Friends and family of the late Spencer Harris say Menlo Park code enforcement officers need a lesson in sensitivity training after officers evicted Harris from his home in Menlo Park with only 24 hours notice to vacate.
If they had treated Harris’ mental illness more delicately, they say, perhaps he would be alive today.
Harris had lived in an apartment building on the 800 block of Roble Avenue in Menlo Park for nearly 30 years, until he went away to vacation in Mexico. While he was in Cancun, his tendency to hoard items in his apartment was brought to the attention of the apartment complex manager, who then served Harris with a 24-hour eviction notice.
Code enforcement officers forcibly entered his home, served him with a 24-hour eviction notice, and a few weeks later, on May 17, Harris committed suicide.
Not Your Typical ‘Hoarder
Friends and neighbors say that Harris was considered a fixture in Menlo Park, and acted at least 20 years younger than his age of 74. Much unlike the reclusive characters featured in the infamous reality television show “Hoarders,” Harris could regularly be found at Peet’s Coffee shop on Santa Cruz Avenue in the mornings, reading a newspaper and chatting with other regulars.
It was one of these friends that he was vacationing with in Cancun when officers entered his apartment on May 5.
The Night that Changed Harris’ Life
A neighbor noticed stacks of newspapers and mail piling up on Harris’ doorstep, so he informed the building manager, Shirleen McDougal. McDougal said that she called police to enter his apartment to make sure that everything was okay.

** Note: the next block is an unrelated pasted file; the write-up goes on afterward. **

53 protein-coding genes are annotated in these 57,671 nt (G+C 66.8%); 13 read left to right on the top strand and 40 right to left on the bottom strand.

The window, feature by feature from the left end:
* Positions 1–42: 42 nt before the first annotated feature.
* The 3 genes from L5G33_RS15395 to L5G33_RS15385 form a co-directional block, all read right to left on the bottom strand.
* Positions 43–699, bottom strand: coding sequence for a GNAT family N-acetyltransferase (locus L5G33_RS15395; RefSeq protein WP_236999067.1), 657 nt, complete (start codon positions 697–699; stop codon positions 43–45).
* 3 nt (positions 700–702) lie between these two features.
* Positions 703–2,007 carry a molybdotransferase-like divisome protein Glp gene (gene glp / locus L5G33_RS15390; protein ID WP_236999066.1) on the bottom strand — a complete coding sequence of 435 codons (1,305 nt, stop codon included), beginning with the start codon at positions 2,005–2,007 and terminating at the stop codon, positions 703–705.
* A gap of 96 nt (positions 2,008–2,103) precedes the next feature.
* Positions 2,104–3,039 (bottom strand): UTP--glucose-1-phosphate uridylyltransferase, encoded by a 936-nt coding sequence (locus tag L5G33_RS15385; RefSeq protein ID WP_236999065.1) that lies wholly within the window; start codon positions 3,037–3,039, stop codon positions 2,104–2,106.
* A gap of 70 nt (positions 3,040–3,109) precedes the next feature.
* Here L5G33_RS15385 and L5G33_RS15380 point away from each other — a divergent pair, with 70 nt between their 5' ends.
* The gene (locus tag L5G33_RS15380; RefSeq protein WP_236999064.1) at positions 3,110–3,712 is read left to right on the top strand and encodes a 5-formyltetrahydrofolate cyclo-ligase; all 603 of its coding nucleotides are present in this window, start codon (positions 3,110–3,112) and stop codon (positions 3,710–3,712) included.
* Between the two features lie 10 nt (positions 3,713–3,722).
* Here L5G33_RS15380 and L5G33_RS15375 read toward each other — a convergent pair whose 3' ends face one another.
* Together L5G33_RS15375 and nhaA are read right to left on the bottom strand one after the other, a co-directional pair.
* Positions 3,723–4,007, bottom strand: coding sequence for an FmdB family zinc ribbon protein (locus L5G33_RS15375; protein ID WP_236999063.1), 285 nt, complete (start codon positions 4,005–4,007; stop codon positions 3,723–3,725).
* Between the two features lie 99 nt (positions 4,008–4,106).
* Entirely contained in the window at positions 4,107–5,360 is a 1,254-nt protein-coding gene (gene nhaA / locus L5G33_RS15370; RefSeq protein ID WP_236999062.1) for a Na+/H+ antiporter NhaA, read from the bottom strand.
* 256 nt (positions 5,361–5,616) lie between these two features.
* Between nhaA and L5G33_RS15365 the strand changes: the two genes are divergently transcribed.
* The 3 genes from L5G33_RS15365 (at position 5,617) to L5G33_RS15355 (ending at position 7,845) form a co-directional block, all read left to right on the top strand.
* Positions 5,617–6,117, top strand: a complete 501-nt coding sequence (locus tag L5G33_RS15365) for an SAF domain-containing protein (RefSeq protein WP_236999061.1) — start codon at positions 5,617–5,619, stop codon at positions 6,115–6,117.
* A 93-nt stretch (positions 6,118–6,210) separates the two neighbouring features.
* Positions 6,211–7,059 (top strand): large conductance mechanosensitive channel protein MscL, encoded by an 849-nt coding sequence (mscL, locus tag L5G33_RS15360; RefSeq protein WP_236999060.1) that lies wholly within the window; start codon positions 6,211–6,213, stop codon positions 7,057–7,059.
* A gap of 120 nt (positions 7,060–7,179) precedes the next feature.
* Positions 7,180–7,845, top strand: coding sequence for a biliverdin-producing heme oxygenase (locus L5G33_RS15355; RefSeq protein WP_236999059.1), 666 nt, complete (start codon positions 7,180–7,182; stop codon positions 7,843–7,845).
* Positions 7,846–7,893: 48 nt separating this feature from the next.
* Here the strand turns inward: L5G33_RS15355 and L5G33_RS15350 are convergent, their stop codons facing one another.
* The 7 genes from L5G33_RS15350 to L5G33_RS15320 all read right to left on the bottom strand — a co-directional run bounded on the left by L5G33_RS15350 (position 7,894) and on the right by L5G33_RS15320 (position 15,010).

That night, Lynn Huidekoper, a friend of Harris’ who lives in the same building, came out of her apartment “to ask McDougal and the police what was going on.”
When they told her they were entering his apartment to perform a “welfare check,” Huidekoper informed them that she knew for a fact that Harris was on vacation in Cancun.
“I showed her an e-mail from him from Cancun, Mexico,” Huidekoper said, “He wasn’t home, so they did not need to go into his apartment.”
Although she had not been inside Harris’ apartment for several years, she knew he was a hoarder, though he preferred to refer to himself as “an accumulator” who liked to collect things he referred to as “his identity.”
“I knew he collected a lot of stuff, and that if they saw it, he would be in trouble,” Huidekoper said.
Huidekoper said McDougal and the officers refused to acknowledge her explanation, and began acting hostile toward her for attempting to interfere. She went back into her apartment to get her phone and called Harris in Cancun. He didn’t answer right away, but called her back a few minutes later.
When she told McDougal and the officers that she had Harris on the phone, she said they told her to “go back in her apartment and mind her own business.” When she persisted, Huidekoper said the officers threatened to handcuff her.
“They kept saying they were obligated by law to follow up on the other neighbor’s concern,” Huidekoper said, “They started harassing me, and kept yelling at me to get back in my apartment.”
“I kept trying to tell them he was fine. For 30 minutes I tried to get someone to talk to him on the phone.”
Nicole Acker, Menlo Park Police Spokesperson, says the police report filed about the incident indicates the opposite - that the officers asked Huidekoper to give them the phone so they could speak to Harris when he called her back from Cancun, but that Huidekoper refused to hand them the phone.
Huidekoper says the police are lying.
Huidekoper said she watched in horror as the officers used a saw to remove the locks off Harris’ door to open it, since the manager said she did not possess a key to his apartment. As Huidekoper feared, the police found the condition of Harris’ apartment to be serious. Liz Fambrini, Menlo Park Police code enforcement officer, was called in to assess Harris’ apartment a few days later.